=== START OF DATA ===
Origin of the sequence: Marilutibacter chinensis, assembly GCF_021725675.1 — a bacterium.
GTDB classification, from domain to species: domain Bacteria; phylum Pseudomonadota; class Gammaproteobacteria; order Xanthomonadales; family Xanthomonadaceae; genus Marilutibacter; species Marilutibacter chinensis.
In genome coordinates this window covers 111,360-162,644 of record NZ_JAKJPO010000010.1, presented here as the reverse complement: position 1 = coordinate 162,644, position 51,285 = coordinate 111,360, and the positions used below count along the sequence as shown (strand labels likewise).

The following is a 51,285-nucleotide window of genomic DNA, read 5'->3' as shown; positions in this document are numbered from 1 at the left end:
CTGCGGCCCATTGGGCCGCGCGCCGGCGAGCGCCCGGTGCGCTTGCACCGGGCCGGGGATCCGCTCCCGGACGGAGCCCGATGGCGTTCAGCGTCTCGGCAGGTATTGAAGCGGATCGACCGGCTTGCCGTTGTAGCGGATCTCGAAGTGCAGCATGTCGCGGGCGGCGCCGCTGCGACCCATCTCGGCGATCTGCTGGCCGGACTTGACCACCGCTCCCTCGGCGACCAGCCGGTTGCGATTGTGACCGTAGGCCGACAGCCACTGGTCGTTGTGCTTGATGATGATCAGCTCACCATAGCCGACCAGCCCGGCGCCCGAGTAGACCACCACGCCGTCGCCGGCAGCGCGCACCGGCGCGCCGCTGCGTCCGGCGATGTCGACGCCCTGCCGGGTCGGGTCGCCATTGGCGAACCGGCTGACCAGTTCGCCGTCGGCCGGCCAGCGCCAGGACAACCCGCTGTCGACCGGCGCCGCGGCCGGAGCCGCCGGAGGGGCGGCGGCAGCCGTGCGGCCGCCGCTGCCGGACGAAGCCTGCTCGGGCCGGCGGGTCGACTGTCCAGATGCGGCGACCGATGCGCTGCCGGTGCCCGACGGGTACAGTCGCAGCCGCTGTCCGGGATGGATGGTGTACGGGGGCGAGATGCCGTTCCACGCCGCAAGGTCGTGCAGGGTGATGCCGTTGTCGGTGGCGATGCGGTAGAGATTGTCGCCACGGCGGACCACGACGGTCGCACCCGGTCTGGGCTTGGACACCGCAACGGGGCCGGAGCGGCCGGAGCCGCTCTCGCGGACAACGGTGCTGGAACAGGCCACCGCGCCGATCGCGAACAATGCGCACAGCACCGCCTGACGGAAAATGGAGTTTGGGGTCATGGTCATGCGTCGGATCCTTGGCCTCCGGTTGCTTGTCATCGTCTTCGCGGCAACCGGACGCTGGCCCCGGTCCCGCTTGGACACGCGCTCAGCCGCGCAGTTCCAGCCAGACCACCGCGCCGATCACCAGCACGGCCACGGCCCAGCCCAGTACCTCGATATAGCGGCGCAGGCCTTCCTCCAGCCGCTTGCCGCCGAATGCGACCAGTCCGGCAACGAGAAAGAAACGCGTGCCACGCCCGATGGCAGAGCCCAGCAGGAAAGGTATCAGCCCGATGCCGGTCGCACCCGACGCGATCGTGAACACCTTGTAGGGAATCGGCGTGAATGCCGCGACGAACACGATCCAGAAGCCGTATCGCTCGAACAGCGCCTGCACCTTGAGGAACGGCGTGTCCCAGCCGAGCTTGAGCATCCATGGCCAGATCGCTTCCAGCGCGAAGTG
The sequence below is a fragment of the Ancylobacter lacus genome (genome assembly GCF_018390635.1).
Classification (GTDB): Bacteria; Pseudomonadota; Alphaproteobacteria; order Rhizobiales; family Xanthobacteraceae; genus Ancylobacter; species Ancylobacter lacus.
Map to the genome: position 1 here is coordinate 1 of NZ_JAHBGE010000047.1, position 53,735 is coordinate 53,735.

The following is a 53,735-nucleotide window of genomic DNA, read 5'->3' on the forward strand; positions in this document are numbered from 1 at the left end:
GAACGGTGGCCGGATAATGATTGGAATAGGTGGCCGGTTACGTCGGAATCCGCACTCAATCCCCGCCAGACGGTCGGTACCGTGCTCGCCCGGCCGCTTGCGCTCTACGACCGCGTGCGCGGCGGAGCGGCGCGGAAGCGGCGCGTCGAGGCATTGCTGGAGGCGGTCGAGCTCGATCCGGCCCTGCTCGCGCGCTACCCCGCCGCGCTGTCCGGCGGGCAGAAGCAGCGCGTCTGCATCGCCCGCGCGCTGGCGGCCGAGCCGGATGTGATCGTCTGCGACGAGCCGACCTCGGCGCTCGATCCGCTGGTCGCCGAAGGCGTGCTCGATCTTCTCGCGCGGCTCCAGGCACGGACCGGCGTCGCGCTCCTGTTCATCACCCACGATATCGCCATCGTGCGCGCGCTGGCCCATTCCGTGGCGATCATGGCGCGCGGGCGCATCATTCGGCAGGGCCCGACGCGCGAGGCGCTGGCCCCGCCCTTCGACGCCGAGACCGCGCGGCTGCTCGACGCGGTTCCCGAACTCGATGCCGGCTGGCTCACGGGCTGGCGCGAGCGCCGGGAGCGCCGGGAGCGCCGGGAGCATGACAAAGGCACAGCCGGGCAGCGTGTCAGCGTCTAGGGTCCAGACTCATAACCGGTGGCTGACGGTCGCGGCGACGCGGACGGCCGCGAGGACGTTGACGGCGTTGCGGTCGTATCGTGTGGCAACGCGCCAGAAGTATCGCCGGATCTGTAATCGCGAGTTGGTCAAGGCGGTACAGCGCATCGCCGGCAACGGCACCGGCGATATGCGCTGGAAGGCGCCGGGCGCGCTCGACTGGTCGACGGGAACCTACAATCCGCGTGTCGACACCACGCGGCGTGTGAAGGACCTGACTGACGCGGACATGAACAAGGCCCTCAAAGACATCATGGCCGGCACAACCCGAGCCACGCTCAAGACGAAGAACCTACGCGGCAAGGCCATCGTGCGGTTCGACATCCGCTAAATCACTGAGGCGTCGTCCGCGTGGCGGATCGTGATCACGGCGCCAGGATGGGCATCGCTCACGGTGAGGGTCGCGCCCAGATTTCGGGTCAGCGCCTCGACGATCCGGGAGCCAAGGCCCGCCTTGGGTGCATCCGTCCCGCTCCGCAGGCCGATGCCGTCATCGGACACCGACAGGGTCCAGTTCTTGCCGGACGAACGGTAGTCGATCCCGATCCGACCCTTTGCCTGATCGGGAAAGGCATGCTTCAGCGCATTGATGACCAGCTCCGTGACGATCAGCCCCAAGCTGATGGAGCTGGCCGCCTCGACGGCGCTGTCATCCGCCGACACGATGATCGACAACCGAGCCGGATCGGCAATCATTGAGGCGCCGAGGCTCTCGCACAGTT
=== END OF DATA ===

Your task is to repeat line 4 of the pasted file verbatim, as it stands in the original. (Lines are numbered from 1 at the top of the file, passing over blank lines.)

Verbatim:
The following is a 51,285-nucleotide window of genomic DNA, read 5'->3' as shown; positions in this document are numbered from 1 at the left end: